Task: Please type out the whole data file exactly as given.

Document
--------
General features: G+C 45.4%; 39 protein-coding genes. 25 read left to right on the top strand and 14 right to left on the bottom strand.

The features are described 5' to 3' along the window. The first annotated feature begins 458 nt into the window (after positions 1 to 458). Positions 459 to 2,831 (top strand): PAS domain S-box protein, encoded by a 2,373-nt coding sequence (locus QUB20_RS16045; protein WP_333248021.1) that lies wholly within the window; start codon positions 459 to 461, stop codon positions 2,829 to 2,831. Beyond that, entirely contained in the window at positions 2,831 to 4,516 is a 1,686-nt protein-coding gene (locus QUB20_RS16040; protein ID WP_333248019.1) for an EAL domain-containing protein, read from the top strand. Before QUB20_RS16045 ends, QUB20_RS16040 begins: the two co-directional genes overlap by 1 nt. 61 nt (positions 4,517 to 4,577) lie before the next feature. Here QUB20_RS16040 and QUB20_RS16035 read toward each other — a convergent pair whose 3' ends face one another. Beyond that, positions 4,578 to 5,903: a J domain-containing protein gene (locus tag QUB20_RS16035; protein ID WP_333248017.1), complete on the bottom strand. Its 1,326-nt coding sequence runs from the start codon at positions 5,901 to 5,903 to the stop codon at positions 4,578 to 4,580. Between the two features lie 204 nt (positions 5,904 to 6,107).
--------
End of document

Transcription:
General features: G+C 45.4%; 39 protein-coding genes. 25 read left to right on the top strand and 14 right to left on the bottom strand.

The features are described 5' to 3' along the window. The first annotated feature begins 458 nt into the window (after positions 1 to 458). Positions 459 to 2,831 (top strand): PAS domain S-box protein, encoded by a 2,373-nt coding sequence (locus QUB20_RS16045; protein WP_333248021.1) that lies wholly within the window; start codon positions 459 to 461, stop codon positions 2,829 to 2,831. Beyond that, entirely contained in the window at positions 2,831 to 4,516 is a 1,686-nt protein-coding gene (locus QUB20_RS16040; protein ID WP_333248019.1) for an EAL domain-containing protein, read from the top strand. Before QUB20_RS16045 ends, QUB20_RS16040 begins: the two co-directional genes overlap by 1 nt. 61 nt (positions 4,517 to 4,577) lie before the next feature. Here QUB20_RS16040 and QUB20_RS16035 read toward each other — a convergent pair whose 3' ends face one another. Beyond that, positions 4,578 to 5,903: a J domain-containing protein gene (locus tag QUB20_RS16035; protein ID WP_333248017.1), complete on the bottom strand. Its 1,326-nt coding sequence runs from the start codon at positions 5,901 to 5,903 to the stop codon at positions 4,578 to 4,580. Between the two features lie 204 nt (positions 5,904 to 6,107).